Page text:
A shambling 1969 walkabout through the Venice and Hollywood sections of Los Angeles with music by proggy psychedelic band Spirit, “Model Shop” is not for everyone. Shot in gorgeous “Perfect Color” by the late Jacques Demy with dialogue by Carole Eastman (“Five Easy Pieces”), it’s a departure for the most traditional of French New Wave writer-directors who charmed the world with the great 1964 musical, “The Umbrellas of Cherbourg.”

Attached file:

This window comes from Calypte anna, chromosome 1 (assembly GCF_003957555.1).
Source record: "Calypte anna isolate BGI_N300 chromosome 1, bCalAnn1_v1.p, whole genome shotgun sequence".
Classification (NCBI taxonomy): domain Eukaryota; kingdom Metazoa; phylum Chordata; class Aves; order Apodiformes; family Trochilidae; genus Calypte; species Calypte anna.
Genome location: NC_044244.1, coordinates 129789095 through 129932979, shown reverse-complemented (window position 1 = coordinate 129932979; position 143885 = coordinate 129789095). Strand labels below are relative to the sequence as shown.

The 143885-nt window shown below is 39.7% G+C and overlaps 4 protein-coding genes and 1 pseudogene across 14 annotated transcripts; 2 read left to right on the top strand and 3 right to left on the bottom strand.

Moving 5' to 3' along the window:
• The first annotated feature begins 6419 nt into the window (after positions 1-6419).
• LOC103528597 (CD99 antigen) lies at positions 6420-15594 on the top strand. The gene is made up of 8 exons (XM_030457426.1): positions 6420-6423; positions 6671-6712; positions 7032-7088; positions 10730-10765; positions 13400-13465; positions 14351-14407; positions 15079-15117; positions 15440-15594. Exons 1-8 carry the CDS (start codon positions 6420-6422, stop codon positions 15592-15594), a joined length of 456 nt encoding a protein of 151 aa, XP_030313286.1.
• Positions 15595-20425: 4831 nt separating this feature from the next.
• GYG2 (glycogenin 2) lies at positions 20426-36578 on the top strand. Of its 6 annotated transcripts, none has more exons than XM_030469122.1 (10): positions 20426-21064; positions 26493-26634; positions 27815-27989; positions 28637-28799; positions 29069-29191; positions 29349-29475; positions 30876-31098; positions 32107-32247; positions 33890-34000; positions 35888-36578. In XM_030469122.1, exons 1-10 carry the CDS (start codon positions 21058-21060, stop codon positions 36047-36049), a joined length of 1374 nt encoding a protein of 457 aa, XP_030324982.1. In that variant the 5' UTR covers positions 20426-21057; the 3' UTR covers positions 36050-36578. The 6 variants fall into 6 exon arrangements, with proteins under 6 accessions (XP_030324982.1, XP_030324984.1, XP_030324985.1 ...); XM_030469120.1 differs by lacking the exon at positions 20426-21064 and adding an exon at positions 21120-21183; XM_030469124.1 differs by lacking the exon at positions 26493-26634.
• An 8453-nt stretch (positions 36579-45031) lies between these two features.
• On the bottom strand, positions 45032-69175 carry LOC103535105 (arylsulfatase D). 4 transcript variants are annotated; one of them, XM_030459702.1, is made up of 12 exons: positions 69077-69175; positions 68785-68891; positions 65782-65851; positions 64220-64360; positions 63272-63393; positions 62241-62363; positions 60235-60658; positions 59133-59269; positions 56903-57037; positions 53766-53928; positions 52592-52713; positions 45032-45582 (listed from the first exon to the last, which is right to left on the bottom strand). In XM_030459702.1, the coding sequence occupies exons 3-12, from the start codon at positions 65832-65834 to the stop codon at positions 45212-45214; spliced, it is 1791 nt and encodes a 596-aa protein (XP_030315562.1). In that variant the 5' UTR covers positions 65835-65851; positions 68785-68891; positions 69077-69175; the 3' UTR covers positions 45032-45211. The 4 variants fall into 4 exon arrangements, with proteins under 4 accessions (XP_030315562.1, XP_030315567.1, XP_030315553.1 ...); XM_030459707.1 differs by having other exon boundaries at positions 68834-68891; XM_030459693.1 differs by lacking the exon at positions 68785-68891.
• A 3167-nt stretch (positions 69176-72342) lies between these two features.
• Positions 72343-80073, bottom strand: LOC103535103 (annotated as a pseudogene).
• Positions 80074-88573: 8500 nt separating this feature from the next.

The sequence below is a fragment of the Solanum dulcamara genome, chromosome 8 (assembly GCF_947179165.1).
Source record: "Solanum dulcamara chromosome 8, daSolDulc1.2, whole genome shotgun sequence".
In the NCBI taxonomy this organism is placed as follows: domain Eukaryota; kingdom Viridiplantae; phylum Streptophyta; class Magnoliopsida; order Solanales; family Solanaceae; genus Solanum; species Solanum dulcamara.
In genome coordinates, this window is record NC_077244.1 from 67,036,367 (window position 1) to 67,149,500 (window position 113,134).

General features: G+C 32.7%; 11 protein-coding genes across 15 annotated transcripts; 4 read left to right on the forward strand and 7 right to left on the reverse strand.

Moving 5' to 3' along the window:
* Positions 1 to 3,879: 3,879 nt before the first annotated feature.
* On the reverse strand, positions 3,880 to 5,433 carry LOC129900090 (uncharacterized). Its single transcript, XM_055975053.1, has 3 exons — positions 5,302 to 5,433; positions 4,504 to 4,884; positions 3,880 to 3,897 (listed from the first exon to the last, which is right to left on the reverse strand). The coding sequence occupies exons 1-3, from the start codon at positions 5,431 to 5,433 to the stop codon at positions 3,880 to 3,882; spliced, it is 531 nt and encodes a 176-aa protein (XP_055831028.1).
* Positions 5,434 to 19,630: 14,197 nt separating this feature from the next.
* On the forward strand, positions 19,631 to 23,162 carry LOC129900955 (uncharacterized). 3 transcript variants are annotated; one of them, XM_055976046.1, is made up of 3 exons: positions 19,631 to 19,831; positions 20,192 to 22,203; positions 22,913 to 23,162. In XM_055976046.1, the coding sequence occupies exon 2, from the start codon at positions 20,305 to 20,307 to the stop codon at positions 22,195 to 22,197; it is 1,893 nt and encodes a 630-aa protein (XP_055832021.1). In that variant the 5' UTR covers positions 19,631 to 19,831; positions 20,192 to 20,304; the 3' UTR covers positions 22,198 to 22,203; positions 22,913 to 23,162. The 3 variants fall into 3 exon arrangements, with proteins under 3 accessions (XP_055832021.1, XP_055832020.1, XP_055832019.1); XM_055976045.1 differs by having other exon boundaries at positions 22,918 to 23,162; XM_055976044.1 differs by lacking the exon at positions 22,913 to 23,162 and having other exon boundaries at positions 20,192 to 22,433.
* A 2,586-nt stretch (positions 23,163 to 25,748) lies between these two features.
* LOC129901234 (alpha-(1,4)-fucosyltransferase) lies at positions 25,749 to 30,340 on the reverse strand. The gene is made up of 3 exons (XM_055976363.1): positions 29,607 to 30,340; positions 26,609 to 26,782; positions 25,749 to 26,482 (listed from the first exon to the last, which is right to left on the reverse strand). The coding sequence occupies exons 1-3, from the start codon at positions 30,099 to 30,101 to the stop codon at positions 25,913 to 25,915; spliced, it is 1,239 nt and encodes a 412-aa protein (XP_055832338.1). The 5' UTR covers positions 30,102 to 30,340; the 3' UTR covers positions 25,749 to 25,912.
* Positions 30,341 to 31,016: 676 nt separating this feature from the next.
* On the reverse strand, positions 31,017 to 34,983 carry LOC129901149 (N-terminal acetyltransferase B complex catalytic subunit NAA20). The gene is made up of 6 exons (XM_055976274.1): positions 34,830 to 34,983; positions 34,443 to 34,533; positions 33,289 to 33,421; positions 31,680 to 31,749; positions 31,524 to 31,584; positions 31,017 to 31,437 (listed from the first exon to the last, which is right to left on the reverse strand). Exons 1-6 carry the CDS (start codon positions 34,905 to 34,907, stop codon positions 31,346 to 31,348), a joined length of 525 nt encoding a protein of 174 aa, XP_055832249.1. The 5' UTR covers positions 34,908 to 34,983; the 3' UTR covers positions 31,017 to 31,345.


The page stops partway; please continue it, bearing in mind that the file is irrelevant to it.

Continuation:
If you’re not fascinated by L.A.’s history and culture, you could quickly lose patience with “Model Shop.” There’s little story and Demy’s cast is mainly comprised of amateurs and two young working actors who might as well be. Still, you may want to stick around. “Model Shop” stars Gary Lockwood (“2001: A Space Odyssey”) as an aimless young unemployed architect who may or may not be contemplating dodging both the Vietnam-era draft and his live-in girlfriend (Alexandra Hay). Eventually, however, he spots a bewitching, somewhat older, woman played by Anouk Aimée (“8 1/2,” “A Man and a Woman”), who turns out to be recreating her role from Demy’s 1961 breakthrough, “Lola.” When Lockwood finally meets up with her in a model shop – where men would once pay to take their own non-nude girlie shots (life before the Internet!) – and then in her apartment, the film’s dramatic side is salvaged thanks to a wonderfully simple and very moving performance by Aimée, who shyly and beautifully takes over the movie. Slowly, an artful mess becomes a moving romance.